Opening hours: from 8:00 – 11:30 AM and 13.30 – 16.00 (closed on Tuesdays)
    Entrance fee: 30,000 kip (3.5 USD) to get to the palace building.

    2.2. Haw Pha Bang temples

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    Haw Pha Bang temples is located in the northeastern corner of the Palace grounds. The temple was built to house the Phra Bang Buddha image, a statue of 83 centimeters in height and regarded as the most important Buddha image in Laos. It came from Sri Lanka where it was cast in the 1st century. The image gave its the name to the town Luang Prabang in 1512 and became a symbol of the royal dynasty.

    Although the temple looks old, it is a new structure in 2006 with the traditional style. On top of the white structure, the multi-layered and steep roof is decorated with lots of gold. Dragon sculptures are along the staircase.

    Opening hours: from 8:00 – 11:30 AM and 13.30 – 16.00 (closed on Tuesdays)
    Entrance fee: included in the Royal Palace Museum ticket.

    2.3. Phralak Phralam Theatre

    Phralak Phralam theatre luangprabang1 Laos TravelPhralak Phralam Theatre presents occasional performances of the epic Ramayana story and Lao traditional dance. The Ramayana was popular throughout South and Southeast Asia. It was first carried to Luang Prabang centuries ago by Buddhist missions and developed through the 20th century in Laos. In 2003, with the support of the international community, Phralak Phralam Theatre was established to keep this traditional performance for visitors and younger Laotians to experience one significant part of Lao culture.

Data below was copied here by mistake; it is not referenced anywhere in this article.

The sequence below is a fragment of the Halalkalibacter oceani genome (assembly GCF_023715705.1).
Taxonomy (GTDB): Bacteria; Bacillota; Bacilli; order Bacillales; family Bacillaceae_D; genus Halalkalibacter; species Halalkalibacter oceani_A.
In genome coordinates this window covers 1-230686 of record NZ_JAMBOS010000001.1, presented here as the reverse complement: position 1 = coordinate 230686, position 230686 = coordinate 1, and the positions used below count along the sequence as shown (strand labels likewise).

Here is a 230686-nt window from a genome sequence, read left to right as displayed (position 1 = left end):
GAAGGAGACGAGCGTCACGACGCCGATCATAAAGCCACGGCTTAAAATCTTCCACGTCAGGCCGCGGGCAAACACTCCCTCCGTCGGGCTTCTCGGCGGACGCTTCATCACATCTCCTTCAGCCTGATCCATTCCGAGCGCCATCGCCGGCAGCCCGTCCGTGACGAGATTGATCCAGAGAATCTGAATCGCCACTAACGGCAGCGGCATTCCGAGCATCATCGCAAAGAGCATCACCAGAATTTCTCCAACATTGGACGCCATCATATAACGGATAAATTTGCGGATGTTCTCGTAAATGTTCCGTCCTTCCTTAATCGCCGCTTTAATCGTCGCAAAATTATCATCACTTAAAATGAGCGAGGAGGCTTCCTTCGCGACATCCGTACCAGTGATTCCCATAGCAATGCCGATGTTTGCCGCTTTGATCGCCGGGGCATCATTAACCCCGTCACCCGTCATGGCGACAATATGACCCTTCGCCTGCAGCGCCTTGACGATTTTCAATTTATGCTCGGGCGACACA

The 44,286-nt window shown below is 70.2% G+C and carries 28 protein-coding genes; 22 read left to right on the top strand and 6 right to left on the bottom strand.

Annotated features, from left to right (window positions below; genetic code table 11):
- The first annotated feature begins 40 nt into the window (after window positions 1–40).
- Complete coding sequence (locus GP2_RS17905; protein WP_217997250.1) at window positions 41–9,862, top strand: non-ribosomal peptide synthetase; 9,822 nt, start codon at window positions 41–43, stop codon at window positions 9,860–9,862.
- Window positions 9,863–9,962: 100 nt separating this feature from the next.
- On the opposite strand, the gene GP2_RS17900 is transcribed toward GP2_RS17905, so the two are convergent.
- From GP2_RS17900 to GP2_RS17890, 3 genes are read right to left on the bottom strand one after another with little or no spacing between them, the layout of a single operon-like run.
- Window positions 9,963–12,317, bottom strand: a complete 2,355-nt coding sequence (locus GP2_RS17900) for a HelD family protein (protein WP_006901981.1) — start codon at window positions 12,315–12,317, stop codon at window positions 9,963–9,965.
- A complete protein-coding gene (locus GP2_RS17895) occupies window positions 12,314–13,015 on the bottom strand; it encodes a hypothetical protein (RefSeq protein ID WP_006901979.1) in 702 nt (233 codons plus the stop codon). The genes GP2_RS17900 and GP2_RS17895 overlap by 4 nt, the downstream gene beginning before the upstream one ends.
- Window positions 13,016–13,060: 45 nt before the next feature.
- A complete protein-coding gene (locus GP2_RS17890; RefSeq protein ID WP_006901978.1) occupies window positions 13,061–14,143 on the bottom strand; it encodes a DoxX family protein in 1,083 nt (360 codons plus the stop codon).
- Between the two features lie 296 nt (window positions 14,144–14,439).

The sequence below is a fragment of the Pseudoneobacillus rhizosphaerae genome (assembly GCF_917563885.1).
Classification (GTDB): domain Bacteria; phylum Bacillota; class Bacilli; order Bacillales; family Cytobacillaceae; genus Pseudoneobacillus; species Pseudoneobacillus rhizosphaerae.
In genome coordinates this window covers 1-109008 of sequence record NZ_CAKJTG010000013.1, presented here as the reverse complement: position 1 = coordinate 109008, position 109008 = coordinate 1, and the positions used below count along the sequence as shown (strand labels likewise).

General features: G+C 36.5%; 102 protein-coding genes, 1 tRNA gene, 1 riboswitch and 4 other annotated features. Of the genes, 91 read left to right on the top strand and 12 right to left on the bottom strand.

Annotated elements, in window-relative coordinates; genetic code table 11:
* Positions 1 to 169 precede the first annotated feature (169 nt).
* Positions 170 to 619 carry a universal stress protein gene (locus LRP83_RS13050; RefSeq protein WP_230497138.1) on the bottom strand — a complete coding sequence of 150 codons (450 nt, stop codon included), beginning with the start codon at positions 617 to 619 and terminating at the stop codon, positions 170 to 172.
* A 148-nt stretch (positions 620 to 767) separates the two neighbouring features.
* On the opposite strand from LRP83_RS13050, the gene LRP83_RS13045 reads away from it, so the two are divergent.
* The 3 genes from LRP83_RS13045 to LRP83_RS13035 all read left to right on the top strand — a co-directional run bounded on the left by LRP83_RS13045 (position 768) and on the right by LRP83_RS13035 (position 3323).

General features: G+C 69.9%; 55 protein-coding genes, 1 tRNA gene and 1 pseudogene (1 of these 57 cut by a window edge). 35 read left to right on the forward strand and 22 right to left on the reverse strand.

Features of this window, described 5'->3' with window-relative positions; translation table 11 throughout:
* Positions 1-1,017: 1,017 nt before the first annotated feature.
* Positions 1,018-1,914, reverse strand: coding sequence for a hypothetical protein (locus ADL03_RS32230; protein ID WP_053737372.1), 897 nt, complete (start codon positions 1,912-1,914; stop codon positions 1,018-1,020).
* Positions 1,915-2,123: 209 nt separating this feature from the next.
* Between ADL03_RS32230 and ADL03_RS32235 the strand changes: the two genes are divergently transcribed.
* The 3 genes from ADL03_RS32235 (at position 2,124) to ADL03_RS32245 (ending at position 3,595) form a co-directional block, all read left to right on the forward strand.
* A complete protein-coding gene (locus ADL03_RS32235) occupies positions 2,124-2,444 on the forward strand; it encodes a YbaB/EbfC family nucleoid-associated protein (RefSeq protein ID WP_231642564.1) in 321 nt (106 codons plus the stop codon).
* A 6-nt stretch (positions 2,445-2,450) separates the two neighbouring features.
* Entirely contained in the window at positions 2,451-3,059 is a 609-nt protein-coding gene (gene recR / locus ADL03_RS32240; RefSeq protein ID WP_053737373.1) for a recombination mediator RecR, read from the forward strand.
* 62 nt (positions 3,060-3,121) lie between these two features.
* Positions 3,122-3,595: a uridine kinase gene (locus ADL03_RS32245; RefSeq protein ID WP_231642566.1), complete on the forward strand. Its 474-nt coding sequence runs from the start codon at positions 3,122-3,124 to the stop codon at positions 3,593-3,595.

The shows were operated 4 times per week (on Monday, Wednesday, Friday and Saturday)

    Opening hours:
    – In high season (October – March): start at 18:00
    – In low season (March – September): start at 18.30

    Entrance fee: there are 3 classes of ticket depending on row of seats
    – Class 1 (rows A-B-C): 150 000 kips (19 USD)
    – Class 2 (rows D-E-F-G): 120 000 kips (15 USD)
    – Class 3 (rows H-I-J): 100 000 kips (12.5 USD)

    3. How to get to the Royal Palace

    Location: 27 Ounheun Road, Luang Prabang, Laos.

    The Palace located in the city, on the banks of Mekong river, just the other side of the road from Phousi mountain. The main entrance is on Sisavangvong road. The Palace is in walking distance of all main hotels and guest houses. Travelers can go on foot or take a tuk tuk ride which costs between 10,000 Kip (1.3 USD) and 15,000 Kip (2 USD).

    4. Visiting regulation

    laos Royal Palace4 Laos Travel– No photo is allowed to take inside the museum or during the show at Phralak Phralam Theatre.
    – No bag is allowed, so you must leave it in lockers provided near the entrance
    – Shoes and hats must be removed before entering the museum.
    – Dress conservatively. Respectable dress is required, meaning knees and shoulders must be covered. Women with short shorts or skirts are required to put on a Lao skirt before entering (Lao skirts are available for hire on spot).
    – Do note that the public toilets may be not up to standard so go before you visit around.